An issue that is often at the heart of worker’s compensation litigation involves the calculation of the worker’s Average Weekly Wage. Many topics involving the correct calculation of the Claimant’s Average Weekly Wage are covered on this site. (For a recap on Calculating Partial Disability click here; for an explanation of how a Compensation Rate should be calculated see here; for an explanation of how Overtime factors in see here.) One topic that can be very difficult for an injured worker (and for some workers’ comp attorneys) to understand is how the transition from part-time work to full-time work can impact a person’s Average Weekly Wage (or AWW). Fortunately for injured workers, the Pennsylvania Supreme Court of Pennsylvania issued a decision in which they found that, in some scenarios, an injured worker who had been working part-time before becoming a full-time employee and was subsequently injured, may have his or her AWW calculated solely on the basis of full-time work.
In the case of Hannaberry HVAC and Donegal Mutual Insurance Companies v. WCAB (Snyder, JR.), the PA Supreme Court was confronted with a difficult scenario involving what hours should be used in calculating an injured worker’s average weekly wage. [Your compensation rate is determined from the A.W.W.] In this case, an employee had been working for a company part-time while he attended school. Once the employee graduated from school, he began working full-time with the same employer. A few months after transitioning to full-time work, the claimant was injured in the course of his employment. The insurance company accepted the injury, but calculated the employee’s average weekly wage based upon the previous year. This calculation lead to a much lower average weekly wage and comp rate than a calculation based upon full-time work would have.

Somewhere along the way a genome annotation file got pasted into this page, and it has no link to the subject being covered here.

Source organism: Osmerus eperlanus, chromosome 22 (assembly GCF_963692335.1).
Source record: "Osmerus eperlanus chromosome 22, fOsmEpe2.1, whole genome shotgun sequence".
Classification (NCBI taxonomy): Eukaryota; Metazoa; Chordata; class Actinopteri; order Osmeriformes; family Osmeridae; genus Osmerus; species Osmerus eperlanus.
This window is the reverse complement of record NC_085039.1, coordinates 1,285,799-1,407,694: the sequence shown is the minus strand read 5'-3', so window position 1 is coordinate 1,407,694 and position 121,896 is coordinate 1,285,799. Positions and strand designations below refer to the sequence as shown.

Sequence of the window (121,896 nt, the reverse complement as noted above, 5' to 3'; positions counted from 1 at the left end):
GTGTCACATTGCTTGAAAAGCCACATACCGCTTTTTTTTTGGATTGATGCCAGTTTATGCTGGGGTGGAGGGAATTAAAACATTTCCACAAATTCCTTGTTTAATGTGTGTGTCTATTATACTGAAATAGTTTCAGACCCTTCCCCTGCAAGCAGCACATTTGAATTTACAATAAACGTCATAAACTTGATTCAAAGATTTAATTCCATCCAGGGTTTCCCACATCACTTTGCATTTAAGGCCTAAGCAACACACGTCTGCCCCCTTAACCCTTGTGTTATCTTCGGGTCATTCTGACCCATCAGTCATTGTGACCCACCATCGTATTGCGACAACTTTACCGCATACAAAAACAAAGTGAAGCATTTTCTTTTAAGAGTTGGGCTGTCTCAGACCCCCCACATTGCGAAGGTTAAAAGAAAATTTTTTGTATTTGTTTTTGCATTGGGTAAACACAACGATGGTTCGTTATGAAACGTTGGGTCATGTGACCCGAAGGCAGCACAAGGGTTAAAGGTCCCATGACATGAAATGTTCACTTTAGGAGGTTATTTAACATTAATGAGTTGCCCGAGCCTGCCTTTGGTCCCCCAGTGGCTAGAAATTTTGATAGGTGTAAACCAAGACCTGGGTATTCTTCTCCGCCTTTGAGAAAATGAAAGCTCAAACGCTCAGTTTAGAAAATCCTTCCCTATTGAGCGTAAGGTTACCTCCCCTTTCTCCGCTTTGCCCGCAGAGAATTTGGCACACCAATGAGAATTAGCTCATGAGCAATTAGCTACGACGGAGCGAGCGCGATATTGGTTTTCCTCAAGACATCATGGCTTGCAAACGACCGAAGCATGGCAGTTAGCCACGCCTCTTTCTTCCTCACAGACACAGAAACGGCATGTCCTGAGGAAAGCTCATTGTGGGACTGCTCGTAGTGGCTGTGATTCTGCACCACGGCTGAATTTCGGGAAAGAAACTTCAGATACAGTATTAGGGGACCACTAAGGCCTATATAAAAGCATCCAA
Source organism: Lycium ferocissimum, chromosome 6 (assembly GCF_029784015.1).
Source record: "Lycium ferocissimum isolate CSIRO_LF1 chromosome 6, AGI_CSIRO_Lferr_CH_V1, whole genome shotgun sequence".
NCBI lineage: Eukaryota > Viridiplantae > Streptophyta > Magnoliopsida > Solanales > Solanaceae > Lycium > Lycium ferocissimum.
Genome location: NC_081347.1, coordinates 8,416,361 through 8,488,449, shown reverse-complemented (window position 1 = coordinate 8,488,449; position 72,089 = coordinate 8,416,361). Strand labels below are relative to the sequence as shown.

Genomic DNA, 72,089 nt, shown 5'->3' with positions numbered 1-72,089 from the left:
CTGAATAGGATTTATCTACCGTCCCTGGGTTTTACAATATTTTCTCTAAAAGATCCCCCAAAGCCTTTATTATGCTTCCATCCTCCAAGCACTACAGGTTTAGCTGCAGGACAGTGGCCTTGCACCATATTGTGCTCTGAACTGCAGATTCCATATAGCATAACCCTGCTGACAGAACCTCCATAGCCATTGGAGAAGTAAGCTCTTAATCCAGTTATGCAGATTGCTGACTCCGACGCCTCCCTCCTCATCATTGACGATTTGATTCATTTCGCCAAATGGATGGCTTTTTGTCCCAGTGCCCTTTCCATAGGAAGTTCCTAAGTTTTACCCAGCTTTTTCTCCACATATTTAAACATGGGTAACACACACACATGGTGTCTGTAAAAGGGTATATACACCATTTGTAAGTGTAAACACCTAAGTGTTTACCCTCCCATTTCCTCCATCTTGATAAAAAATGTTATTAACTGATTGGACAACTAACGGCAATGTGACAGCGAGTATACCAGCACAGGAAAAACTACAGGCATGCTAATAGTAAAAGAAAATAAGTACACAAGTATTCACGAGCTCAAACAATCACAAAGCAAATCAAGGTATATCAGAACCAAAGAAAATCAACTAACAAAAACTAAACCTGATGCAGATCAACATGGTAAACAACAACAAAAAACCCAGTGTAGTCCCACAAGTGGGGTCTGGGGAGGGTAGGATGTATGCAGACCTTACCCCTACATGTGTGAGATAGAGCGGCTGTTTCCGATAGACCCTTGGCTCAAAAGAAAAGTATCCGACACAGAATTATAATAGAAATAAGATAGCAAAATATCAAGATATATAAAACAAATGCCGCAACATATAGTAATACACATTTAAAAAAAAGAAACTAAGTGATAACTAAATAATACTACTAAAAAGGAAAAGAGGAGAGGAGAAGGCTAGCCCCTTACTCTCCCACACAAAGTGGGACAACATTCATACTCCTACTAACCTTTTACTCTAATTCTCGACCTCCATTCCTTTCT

In addressing the issue of the average weekly wage, the court looked to the workers’ comp regulations and found that this specific situation was not addressed by Section 309 of the Act. The court found through a thorough reading of the Act, that “a fair ascertainment” of the employee’s wages was the intent of the legislature. The court also pointed to other situations which are accounted for under Section 309 for guidance. One such scenario is when shortly after beginning a new job, an employee is injured. Under Section 309(d), that employee’s average weekly wage should be based upon the employee’s expectation of wages, including any overtime the employee expected to work, because that is a more accurate depiction of what the injured worker is actually missing out on. By applying that reasoning, and the general “overall humanitarian purpose of the Act”, the court found that when there is a paradigm shift from part-time to full-time work, and an employee has completed at least one full thirteen week period of full-time work, the average weekly wage should be calculated based solely upon the full-time hours that the employee worked.
This situation is just another reminder that it is always important to review the insurer’s determination of your average weekly wage. Even a small discrepancy can be worth tens of thousands of dollars to your case. In most cases we review (about 80% of the time), we find the AWW was miscalculated not in the injured workers’ favor.